By Anna Paetkau

‘We Ride through Stolen Lands’

Crazy Horse, South Dakota, June 24

This past week completed week three of the climate ride. In my personal opinion (which was shared by many others on the ride) this week was the most difficult in many aspects. Firstly we completed not one but two centuries meaning that we rode for 100 miles those two days. Sandwiched in between was the biggest climb of the trip, the Big Horns baby. Our legs were dead and our minds fried from the draining heat and the incredible challenge. Despite our sorry state, we realized we were not fully appreciating the land we were on and the history that allowed us to even complete this trip. We ride on stolen land and many of our ancestors were responsible for settling it. How could we continue this ride while acknowledging and appreciating the land and its previous inhabitants?

A couple of riders came up with an antidote to our problem while riding through Yellowstone National Park. They suggested we have a couple of people do research about the land we were traveling on. This research would include its previous indigenous occupants and potentially some history of its importance. Another group of riders also had the brilliant idea of researching how climate change was affecting our surroundings and sharing that with the group too. I volunteered. Little did I know, the week I would be sharing would be the week I would be the most exhausted. Our fearless second-in-command Tyler Goss asked me if I was ready and I half heartedly said I could pull something up. Disheartened by the fact that my sharing would not be as in-depth as I would have liked, I started putting some ideas together.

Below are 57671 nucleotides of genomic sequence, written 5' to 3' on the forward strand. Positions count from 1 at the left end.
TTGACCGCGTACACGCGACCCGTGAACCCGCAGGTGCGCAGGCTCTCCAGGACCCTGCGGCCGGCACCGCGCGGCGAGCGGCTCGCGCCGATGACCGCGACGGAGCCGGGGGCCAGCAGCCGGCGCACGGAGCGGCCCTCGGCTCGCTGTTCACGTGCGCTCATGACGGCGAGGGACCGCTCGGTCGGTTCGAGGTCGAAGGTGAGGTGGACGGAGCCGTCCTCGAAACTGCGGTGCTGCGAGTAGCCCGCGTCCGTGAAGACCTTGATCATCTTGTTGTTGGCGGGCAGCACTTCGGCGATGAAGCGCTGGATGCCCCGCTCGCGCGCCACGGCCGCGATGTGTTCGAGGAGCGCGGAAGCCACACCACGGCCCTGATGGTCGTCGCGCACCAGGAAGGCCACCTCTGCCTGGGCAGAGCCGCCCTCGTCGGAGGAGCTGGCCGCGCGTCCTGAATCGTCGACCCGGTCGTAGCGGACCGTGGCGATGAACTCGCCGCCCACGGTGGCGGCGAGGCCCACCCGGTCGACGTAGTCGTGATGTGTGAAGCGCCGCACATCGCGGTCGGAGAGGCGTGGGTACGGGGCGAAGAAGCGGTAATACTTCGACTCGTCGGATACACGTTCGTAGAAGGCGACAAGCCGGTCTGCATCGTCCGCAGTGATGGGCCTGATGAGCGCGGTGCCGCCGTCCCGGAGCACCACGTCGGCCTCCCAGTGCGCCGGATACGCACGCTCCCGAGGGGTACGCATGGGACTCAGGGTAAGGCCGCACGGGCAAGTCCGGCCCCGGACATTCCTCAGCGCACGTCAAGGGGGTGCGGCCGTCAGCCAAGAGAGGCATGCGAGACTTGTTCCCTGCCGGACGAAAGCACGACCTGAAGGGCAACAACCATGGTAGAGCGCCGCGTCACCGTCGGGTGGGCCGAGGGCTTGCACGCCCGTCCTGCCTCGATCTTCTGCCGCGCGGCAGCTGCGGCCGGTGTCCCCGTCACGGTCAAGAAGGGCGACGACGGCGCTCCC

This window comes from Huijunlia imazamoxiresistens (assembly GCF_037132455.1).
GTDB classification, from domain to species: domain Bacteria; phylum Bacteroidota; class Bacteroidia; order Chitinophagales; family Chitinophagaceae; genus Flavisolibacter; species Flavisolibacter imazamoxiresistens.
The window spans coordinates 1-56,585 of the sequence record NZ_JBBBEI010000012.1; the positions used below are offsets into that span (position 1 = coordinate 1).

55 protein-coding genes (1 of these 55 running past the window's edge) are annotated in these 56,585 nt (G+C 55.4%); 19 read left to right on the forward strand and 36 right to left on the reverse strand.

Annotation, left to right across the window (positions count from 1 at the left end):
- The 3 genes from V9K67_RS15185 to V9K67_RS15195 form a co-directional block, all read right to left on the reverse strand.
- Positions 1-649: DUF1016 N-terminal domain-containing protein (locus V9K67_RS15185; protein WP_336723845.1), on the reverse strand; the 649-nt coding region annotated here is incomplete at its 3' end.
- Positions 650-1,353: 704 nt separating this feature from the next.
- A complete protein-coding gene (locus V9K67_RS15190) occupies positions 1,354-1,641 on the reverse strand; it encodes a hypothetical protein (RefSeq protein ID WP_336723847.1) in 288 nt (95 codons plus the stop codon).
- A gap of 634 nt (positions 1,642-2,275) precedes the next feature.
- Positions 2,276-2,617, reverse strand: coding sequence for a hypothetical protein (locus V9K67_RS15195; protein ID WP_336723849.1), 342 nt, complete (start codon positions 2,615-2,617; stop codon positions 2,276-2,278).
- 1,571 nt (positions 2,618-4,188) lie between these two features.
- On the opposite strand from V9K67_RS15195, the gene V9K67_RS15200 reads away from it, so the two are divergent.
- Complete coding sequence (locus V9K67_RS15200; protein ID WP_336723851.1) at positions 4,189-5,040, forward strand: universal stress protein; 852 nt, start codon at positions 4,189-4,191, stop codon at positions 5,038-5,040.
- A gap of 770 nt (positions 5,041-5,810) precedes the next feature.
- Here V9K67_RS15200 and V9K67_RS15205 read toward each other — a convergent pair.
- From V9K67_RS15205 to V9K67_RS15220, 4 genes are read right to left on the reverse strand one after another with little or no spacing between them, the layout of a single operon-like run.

The day I was supposed to be sharing was the day we were staying at “Devils Tower”. Riding up to the incredible rock formation, I wondered how it got its name. Although the thought soon left my mind at the prospect of post riding snacks as we pulled up to our campsite. Instead of being greeted by our usual grapes, chips, and chocolate milk, one of our support drivers, Mary Ann, introduced us to a family at the entrance of the campsite. They were members of the Northern Cheyenne people and were at the park celebrating the solstice.

The park was sacred land and part of the buffalo migration that this family followed every year in order for ceremonies and celebration. Marianne introduced us to Thaddeus who had graciously offered for us to sleep in the two teepees he and his brother Cleroy had set up for their stay. It had rained the night before and so it was important to let the teepees dry out in order to prevent mold. With the agreement that we would help take down the teepees, we had found our housing for the night, 

Thaddeus gave us much more than shelter however. After an invite to dinner, he stood in the teepee with a group of riders and gifted us with his vulnerability and insight. He shared that he was one man that could only speak for himself and to his experiences/ teachings, and then opened up about his difficult upbringing and the multiple mindset shifts he endured in order to become the person he was. He was raised in a Catholic boarding school and taught Christian ideals whilst also being taught traditional practices from his great grandmother. He shared how he let go of his anger of being raised with two conflicting identities and his journey of forgiveness and self discovery. In the spirit of his wisdom, I will not share his personal stories as I cannot speak for him or to his full truth.